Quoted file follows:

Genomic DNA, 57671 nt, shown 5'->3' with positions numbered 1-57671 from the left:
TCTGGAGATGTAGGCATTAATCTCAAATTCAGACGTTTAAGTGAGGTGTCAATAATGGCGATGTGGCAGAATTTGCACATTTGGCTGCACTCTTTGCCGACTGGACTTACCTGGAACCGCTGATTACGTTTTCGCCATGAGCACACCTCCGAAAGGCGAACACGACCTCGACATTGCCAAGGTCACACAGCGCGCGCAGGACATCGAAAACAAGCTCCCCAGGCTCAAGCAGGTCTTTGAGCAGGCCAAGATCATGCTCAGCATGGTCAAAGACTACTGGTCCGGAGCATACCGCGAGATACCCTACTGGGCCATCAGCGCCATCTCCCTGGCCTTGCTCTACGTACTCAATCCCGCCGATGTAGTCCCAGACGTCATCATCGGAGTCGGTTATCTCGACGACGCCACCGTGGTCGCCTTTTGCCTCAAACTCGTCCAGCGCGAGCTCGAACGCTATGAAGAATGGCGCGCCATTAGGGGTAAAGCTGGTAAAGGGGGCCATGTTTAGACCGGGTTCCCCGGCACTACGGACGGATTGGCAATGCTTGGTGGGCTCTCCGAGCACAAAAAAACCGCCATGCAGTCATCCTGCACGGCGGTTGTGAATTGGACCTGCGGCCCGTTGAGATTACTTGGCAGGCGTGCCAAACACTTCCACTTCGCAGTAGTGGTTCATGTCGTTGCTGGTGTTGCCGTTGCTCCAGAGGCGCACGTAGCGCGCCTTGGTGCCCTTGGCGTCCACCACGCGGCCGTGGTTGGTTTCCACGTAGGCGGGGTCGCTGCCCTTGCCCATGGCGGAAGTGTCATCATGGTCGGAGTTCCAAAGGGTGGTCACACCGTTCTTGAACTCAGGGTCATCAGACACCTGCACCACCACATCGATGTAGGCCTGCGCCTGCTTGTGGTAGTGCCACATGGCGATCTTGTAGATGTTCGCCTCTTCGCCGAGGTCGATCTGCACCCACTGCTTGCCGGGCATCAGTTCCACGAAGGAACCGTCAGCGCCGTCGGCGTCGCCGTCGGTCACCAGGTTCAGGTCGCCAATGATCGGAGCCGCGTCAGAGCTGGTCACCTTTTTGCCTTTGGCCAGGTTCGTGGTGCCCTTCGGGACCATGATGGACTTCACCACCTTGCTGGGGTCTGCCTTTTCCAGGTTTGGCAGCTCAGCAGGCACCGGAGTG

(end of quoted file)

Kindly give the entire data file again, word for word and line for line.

Genomic DNA, 57671 nt, shown 5'->3' with positions numbered 1-57671 from the left:
TCTGGAGATGTAGGCATTAATCTCAAATTCAGACGTTTAAGTGAGGTGTCAATAATGGCGATGTGGCAGAATTTGCACATTTGGCTGCACTCTTTGCCGACTGGACTTACCTGGAACCGCTGATTACGTTTTCGCCATGAGCACACCTCCGAAAGGCGAACACGACCTCGACATTGCCAAGGTCACACAGCGCGCGCAGGACATCGAAAACAAGCTCCCCAGGCTCAAGCAGGTCTTTGAGCAGGCCAAGATCATGCTCAGCATGGTCAAAGACTACTGGTCCGGAGCATACCGCGAGATACCCTACTGGGCCATCAGCGCCATCTCCCTGGCCTTGCTCTACGTACTCAATCCCGCCGATGTAGTCCCAGACGTCATCATCGGAGTCGGTTATCTCGACGACGCCACCGTGGTCGCCTTTTGCCTCAAACTCGTCCAGCGCGAGCTCGAACGCTATGAAGAATGGCGCGCCATTAGGGGTAAAGCTGGTAAAGGGGGCCATGTTTAGACCGGGTTCCCCGGCACTACGGACGGATTGGCAATGCTTGGTGGGCTCTCCGAGCACAAAAAAACCGCCATGCAGTCATCCTGCACGGCGGTTGTGAATTGGACCTGCGGCCCGTTGAGATTACTTGGCAGGCGTGCCAAACACTTCCACTTCGCAGTAGTGGTTCATGTCGTTGCTGGTGTTGCCGTTGCTCCAGAGGCGCACGTAGCGCGCCTTGGTGCCCTTGGCGTCCACCACGCGGCCGTGGTTGGTTTCCACGTAGGCGGGGTCGCTGCCCTTGCCCATGGCGGAAGTGTCATCATGGTCGGAGTTCCAAAGGGTGGTCACACCGTTCTTGAACTCAGGGTCATCAGACACCTGCACCACCACATCGATGTAGGCCTGCGCCTGCTTGTGGTAGTGCCACATGGCGATCTTGTAGATGTTCGCCTCTTCGCCGAGGTCGATCTGCACCCACTGCTTGCCGGGCATCAGTTCCACGAAGGAACCGTCAGCGCCGTCGGCGTCGCCGTCGGTCACCAGGTTCAGGTCGCCAATGATCGGAGCCGCGTCAGAGCTGGTCACCTTTTTGCCTTTGGCCAGGTTCGTGGTGCCCTTCGGGACCATGATGGACTTCACCACCTTGCTGGGGTCTGCCTTTTCCAGGTTTGGCAGCTCAGCAGGCACCGGAGTG